Posted by: kenwbudd | November 17, 2009

Identity Scams on Job Search Sites: Protect yourself

1. Never share your bank account information (with anyone)
Legitimate employers don’t need to access your bank account until you become an employee. They are more interested in getting the right candidate. If you are asked for bank account details as part of the application process, it’s a warning sign that this “employer” is up to no good.
2. Never share your Social Security number (with anyone)
Legitimate employers will ask for your Social Security number only when they have made a considered selection and are serious about making a job offer (e.g., after they’ve interviewed you).

They can conduct a background check after they have made, and you have accepted, their offer. Also, they do not need your Social Security number, for tax purposes or any other reasons. Identity thieves will be very persuasive and will try different ways to ask for your Social Security number up front. Don’t give your SS number to anyone.

3. Never agree to a background check online
Until you have proof that you are a bone fide candidate for a bone fide position, it’s not necessary for an employer to do a background check, the only exception may be the government but they will be very sympathetic to your requests to prove their legitimacy.

In fact, given the high level of responses from every job ad posted, the average HR department has neither the time, the funds nor the resources to do ‘background checks’ on all candidates.

4. Research potential employers (always)
If you’re unsure whether a potential employer you’ve found on a job search site is legitimate, it is very easy to check them out. Find out whether the business has a physical address and check with the local town hall, mayor’s office, directory of companies or even the telephone guides.

All companies and organisations have customers, support services and suppliers. Ask who they are? A scammer will get very defensive but a ‘real’ company can see this as a candidate showing interest in their organisation. Even if they don’t know there and then, they will be able to give you a better ‘sense’ of the company.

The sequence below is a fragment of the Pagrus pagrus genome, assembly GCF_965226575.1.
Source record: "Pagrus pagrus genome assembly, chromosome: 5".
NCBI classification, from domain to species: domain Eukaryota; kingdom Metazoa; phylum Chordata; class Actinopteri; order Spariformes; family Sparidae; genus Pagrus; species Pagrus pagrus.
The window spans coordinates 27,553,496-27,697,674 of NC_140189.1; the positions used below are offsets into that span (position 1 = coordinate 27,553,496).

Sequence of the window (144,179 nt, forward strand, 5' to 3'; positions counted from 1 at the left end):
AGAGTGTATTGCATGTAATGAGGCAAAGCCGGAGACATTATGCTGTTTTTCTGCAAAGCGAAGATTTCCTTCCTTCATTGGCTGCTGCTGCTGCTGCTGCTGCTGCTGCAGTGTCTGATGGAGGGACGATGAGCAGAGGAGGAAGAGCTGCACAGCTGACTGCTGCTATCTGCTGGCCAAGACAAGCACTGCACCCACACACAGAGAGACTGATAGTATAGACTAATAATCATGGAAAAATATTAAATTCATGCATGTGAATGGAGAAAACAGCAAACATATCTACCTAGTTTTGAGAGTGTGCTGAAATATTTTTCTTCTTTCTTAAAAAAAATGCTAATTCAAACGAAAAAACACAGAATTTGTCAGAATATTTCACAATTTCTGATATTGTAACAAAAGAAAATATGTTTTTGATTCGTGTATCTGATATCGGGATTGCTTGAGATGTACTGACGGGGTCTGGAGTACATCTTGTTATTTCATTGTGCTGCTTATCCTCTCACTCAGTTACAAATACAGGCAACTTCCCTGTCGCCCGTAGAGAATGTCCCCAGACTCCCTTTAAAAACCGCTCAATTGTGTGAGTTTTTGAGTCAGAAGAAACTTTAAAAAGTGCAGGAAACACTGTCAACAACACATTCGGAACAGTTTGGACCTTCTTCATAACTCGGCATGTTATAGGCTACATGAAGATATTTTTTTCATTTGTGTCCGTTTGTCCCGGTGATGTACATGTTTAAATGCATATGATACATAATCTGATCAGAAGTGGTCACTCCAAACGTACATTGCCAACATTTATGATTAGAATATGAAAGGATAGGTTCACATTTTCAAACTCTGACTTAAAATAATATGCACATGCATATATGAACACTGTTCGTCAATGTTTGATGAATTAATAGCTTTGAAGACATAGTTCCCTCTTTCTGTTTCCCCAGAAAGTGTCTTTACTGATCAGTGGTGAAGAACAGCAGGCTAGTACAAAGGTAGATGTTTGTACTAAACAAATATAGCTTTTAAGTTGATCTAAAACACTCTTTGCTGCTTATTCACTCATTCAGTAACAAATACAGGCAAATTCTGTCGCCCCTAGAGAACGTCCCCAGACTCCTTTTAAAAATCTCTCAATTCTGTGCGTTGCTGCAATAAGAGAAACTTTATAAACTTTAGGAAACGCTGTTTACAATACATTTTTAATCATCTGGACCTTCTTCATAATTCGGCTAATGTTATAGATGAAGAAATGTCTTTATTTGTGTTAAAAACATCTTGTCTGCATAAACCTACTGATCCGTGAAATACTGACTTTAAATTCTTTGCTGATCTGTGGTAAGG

5. Consider sharing less information on your resume.
Many people include their phone numbers and mailing addresses on their resumes, and indeed, employers like to know job applicants’ area codes and Zip /Post codes because they sometimes screen candidates based on that information.

So, if your wary of identity theft, you should only include one e-mail address, during the initial stages with prospective employers. The e-mail address that you use should be a clean and unique e-mail address, created only for your job search. Keep your personal e-mail accounts and social networking sites /usernames, private.

6. Opt out.
When you sign up for e-mail newsletters and offers from legitimate businesses, opt out of receiving offers from their third-party business partners. It will definitely cut down on the amount of spam e-mail you receive and substantially decrease the chances of your personal information ending up on the scammers black market.

There are no signs of these job search scams abating, but as the holiday season approaches, identity thieves are likely to shift their tactics to target online bargain shoppers. The more adventurous will run parallel activities, of course.

Be assured, if the criminals concentrate on Xmas shoppers for the season, they will bounce back to job search sites as soon as the shops close. As long as job seekers are so willing to share personal information, identity thieves will be be there to take it.

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